Climbing stairs is very demanding physically, especially when you have small legs – stairs are made for people, not for dogs.
Risk of Arthritis When Older
If your puppy puts too much strain on his hip joints by climbing or jumping up (or down) stairs, he will be at a greater risk of developing arthritis as he gets older.
A study has demonstrated that puppies who climb stairs before adulthood are more likely to develop hip dysplasia.
Hip dysplasia, a progressive and degenerative disease of the hip joints, is the number one cause of rear-end lameness in dogs.
There is no cure for hip dysplasia, although there are treatments available to help dogs with pain relief.
Because of the severity of hip dysplasia, it makes sense to take precautions by carrying your puppy up and down stairs, or restricting access. Once your puppy is fully grown, he can climb steps safely without risk to his developing bones and joints.
If you suspect your dog could have hip dysplasia, here are some common symptoms to look for:
- Decrease in thigh muscle mass
- A swaying gait (also called ‘bunny hopping’)
- Lameness in the hind quarters
- Decreased range of motion
- Difficulty or reluctance to run, jump, or climb stairs
- Joints grate during movement
How To Help Puppies Climb Stairs Safely
You can do various things in order to help your puppy access stairs safely.
Wait Till He’s Fully Grown
If your puppy will be climbing stairs himself, wait until he is fully grown before introducing him to steps.
Once his bones and muscles have fully developed, he’ll be able to climb stairs without harming himself. He will thank you when he’s older!
Walk him up and down the stairs slowly, with him wearing a harness and a lead.
Don’t let him start navigating stairs without you around – it’s your responsibility to teach him to climb and go down safely.
Don’t allow your dog to jump up or bounce down stairs, or skip steps. Teach him to take the stairs slowly, using treats for encouragement if needed.
Here’s a step-by-step method for your dog’s first foray onto the stairs:
- Begin at the bottom, as climbing up is easier (going down the stairs could seem to your dog as if he were about to fall).
- Put a treat on the first step up.
- When your dog reaches the treat, put another one on the next step up, and so on.
- Follow your dog up – they could fall back down.
- When your dog reaches the top, give him lots of praise!
- Use the same technique to start going down the stairs, staying close to your dog to keep him safe.
Put Down Carpeting
If you have hardwood stairs, consider carpeting them or putting a carpet runner down the middle for your dog to use.
Better to avoid any accidents: your dog can easily slip on hardwood stairs, no matter his age.
You can always remove the carpeting or padding when your dog is more confident with going up and down the stairs in your home.
You may wish to install ramps in your home to help your dog navigate steps without putting a strain on his hip joints.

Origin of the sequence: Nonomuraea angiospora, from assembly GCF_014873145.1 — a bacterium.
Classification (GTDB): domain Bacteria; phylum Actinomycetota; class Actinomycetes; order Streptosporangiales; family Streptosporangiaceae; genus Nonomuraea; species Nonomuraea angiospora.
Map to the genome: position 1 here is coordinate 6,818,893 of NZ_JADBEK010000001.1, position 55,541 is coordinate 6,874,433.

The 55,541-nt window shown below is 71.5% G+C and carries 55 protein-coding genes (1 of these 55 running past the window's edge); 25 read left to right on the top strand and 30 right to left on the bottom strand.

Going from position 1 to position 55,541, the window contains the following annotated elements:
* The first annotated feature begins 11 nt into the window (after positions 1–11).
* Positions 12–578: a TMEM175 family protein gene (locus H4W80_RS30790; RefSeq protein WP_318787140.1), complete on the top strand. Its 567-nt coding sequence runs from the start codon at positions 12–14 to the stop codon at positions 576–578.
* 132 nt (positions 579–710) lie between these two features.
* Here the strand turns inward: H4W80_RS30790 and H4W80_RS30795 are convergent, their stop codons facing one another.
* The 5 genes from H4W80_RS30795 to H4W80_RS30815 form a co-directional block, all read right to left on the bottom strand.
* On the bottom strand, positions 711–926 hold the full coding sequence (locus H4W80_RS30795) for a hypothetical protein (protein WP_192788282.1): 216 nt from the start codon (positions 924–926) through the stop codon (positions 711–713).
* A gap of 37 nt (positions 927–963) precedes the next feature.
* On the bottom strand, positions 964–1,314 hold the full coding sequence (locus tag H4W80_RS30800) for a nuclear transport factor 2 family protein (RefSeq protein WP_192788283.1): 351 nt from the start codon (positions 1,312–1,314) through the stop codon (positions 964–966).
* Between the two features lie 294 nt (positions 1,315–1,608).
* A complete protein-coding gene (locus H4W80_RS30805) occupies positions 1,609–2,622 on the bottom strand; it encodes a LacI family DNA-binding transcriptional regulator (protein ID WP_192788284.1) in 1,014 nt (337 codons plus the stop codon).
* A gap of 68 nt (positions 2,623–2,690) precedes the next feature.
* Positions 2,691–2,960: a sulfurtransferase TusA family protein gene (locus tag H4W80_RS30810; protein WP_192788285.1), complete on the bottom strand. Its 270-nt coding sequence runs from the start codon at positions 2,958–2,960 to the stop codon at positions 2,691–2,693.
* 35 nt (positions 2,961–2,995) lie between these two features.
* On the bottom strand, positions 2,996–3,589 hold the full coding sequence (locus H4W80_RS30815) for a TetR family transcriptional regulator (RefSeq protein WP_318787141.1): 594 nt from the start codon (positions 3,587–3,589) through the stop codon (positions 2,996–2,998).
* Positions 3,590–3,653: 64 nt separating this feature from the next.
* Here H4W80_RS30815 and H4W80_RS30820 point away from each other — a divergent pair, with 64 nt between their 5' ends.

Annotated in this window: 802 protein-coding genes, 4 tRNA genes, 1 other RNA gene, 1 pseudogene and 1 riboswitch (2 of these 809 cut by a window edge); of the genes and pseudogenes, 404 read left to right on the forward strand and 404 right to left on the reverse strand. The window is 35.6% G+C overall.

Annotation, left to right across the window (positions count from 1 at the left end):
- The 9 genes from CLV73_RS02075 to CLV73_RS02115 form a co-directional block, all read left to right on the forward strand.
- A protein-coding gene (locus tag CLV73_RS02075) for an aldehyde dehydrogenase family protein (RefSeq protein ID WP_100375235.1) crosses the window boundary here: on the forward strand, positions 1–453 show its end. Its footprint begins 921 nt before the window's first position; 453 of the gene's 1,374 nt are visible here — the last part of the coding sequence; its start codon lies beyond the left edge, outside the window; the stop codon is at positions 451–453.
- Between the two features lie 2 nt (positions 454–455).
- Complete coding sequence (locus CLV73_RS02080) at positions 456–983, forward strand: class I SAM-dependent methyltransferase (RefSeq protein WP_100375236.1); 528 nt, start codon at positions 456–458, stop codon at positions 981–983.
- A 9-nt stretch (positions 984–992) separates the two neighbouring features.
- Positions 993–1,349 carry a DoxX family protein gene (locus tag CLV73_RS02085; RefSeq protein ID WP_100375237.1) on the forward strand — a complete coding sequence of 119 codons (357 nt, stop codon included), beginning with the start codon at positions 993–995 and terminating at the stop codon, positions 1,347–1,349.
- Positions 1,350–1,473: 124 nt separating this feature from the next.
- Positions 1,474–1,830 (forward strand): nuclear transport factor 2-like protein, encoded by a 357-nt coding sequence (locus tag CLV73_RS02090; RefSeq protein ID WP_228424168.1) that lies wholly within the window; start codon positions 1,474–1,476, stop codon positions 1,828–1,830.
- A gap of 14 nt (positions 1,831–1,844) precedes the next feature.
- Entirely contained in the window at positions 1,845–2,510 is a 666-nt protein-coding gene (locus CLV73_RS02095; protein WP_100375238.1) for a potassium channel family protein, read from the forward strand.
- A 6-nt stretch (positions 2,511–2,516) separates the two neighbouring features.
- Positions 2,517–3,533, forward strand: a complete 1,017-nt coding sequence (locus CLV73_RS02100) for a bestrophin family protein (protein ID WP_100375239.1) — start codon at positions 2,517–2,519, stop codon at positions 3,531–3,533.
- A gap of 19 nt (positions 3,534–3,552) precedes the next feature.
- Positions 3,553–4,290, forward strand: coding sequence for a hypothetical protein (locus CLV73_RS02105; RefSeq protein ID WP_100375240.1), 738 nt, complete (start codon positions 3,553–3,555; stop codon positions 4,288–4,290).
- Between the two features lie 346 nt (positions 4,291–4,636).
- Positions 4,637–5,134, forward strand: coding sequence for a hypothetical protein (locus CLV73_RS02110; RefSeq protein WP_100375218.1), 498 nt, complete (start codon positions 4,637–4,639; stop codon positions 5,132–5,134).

Ramps are helpful to use over stairs and assist a dog in climbing onto your bed.
If you enjoy having your dog sleep with you, having him jump up onto your bed isn’t recommended while he’s a puppy, as he’ll put a similar strain on his hip joints.
You can buy or make a ramp that will allow him to safely climb onto your bed or onto his bed if it’s elevated.
Limit The Frequency
Limit the number of times your dog has to climb stairs: where possible, lift him onto your bed, into your car, etc.
The less he has to jump or climb, the easier life will be for his joints as he ages.
Make Sure Your Breed Of Dog Can Climb Stairs
Some dog breeds should never climb stairs, whether they’re puppies or adults.
Dogs with hefty bodies and short legs usually shouldn’t climb stairs. Some examples of these breeds are:
Stairs were not designed with dogs in mind, let alone puppies!
They are not only largely impractical for them, but they can actually cause a wide range of problems and issues.
For this reason, it is best that you do all you can to limit stair access.
Only introduce the stairs once your puppy has had a chance to develop and grow.
Even then, the less impact your dog has to take on their joints, the better.
Are Stairs Bad For Puppies Hips?
Stairs are bad for a puppy’s hips, especially if they are routinely used or a puppy is particularly young. Excessive stair use can result in damage to hip ligaments, which in time can result in hip dysplasia.
I am an experienced pet owner with decades of experience owning a number of different pets, from traditional pets like dogs and cats, to the more exotic like reptiles and rodents. I currently own a Cockapoo (pictured) called Bailey. I am also the main writer and chief editor here at Pet Educate; a site dedicated to sharing evidence-based insights and guidance, based on my vast pet ownership knowledge, experience, and extensive research.